In Honor of `Divorce Month’: 2 Keys to Staying Married

By Kate Kovats

January is often called Divorce Month. The new year offers a fresh start for all of us – including those who have been thinking of splitting up.

But the new year could just as well offer a fresh start for those wanting to stay married or improve their relationship. Here are my two big ideas for insuring your marriage endures, making it (relatively) divorce proof – now and any time of the year.

  1. Communicate, communicate, communicate.

It all comes back to communication — in marriage and all aspects of life. I could write an entire book on this, but no need because there are so many books on how couples can improve how they communicate.

Here’s a big one: Don’t let grievances build up, but also know when you have said enough and need to take a break from the conversation. This is one thing I try to keep in mind and practice in my own relationships.

If you or your partner feel like you are seeing red or are about to explode and the arguing is going in circles, perhaps a code word or go-to phrase – “Hey, let’s call a time out.” – would be helpful to signal a cooling off period.

After the dust settles on a particular argument, ask yourselves how you can avoid it next time. And then perhaps you set rules or guidelines that also help to tamp down future conflicts. Maybe you notice that you don’t want to have serious discussions while you cook dinner. OK, so discuss with your partner the topics – perhaps politics, family finances or issues with the children – that you’d like to avoid during meal prep and dinner. That’s just one example. The trick is to identify the triggers to then set you and your partner up for better, more effective communication.

  1. Understand that people change.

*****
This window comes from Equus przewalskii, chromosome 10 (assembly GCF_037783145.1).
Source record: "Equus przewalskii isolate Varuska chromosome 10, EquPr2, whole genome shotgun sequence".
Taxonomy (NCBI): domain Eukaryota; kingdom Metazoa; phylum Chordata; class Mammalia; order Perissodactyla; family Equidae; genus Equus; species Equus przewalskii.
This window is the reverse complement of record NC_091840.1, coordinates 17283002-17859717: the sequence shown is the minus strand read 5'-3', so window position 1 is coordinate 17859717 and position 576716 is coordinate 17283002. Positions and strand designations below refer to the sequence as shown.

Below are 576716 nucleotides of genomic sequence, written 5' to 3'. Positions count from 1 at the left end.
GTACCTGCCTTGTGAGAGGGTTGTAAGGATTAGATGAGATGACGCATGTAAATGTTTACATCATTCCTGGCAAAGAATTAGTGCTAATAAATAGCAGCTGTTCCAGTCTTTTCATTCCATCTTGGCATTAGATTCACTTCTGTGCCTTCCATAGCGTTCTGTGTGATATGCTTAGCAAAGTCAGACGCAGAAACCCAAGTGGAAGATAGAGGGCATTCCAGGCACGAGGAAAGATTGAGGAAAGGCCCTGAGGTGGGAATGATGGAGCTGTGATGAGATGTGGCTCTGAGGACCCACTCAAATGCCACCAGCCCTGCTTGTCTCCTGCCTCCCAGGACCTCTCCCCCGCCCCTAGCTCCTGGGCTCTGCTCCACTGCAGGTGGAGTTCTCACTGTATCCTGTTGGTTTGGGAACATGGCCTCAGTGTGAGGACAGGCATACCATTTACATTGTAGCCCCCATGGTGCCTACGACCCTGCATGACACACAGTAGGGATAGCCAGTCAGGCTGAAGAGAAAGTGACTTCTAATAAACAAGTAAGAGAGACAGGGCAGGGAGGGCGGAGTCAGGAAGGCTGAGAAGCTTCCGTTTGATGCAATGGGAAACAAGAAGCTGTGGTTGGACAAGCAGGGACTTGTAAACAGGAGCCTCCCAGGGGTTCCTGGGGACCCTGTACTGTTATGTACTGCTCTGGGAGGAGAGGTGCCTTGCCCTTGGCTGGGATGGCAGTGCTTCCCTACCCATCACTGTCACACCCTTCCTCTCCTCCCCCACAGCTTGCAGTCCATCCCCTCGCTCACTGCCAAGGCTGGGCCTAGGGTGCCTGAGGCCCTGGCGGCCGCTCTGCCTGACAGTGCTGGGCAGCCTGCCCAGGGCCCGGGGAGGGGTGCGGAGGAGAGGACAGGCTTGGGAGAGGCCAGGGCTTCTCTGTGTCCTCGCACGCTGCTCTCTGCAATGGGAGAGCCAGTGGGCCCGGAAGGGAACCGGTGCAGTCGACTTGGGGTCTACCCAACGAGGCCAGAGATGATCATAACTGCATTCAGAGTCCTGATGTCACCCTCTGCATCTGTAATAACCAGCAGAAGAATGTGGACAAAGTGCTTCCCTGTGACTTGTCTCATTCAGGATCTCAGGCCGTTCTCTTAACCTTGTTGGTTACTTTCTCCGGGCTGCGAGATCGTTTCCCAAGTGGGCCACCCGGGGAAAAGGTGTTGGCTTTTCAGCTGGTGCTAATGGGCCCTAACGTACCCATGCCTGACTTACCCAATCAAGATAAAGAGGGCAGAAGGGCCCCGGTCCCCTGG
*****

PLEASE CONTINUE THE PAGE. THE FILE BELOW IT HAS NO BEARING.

It’s often said that you can’t change someone else or expect them to change. And that’s true, and it’s important to understand that. It’s also important to understand that people do change – and perhaps not in the ways you wanted or expected.

Try not to villainize the changes in your partner. Try to understand or seek to understand. It starts with – you guessed it – communication. “Hey, I have been hearing you say stuff about {insert topic here} that doesn’t sound like you, what’s going on?”

Of course, some things will feel like deal-breakers – like if your partner’s views on politics and social issues drastically change. But maybe they haven’t changed as much as you think. Maybe you still really do agree on the big stuff, the important stuff.

In the words of Henry Winkler (a.k.a. The Fonz): “Assumptions are the termites of relationships.”

Isn’t that the truth?

The point is, no matter how long you’ve been together, you don’t know anything about what your partner is thinking, going through or feeling until you talk it out. You should also recognize that you might need to call in a professional like a marriage counselor here. A professional can help you see how you can grow and change together, not apart.

I’ll leave you with another apt quote, this one from Henry Ford.

“Coming together is a beginning; keeping together is progress; working together is success.”

Happy New Year! Happy new beginnings, whatever yours might be.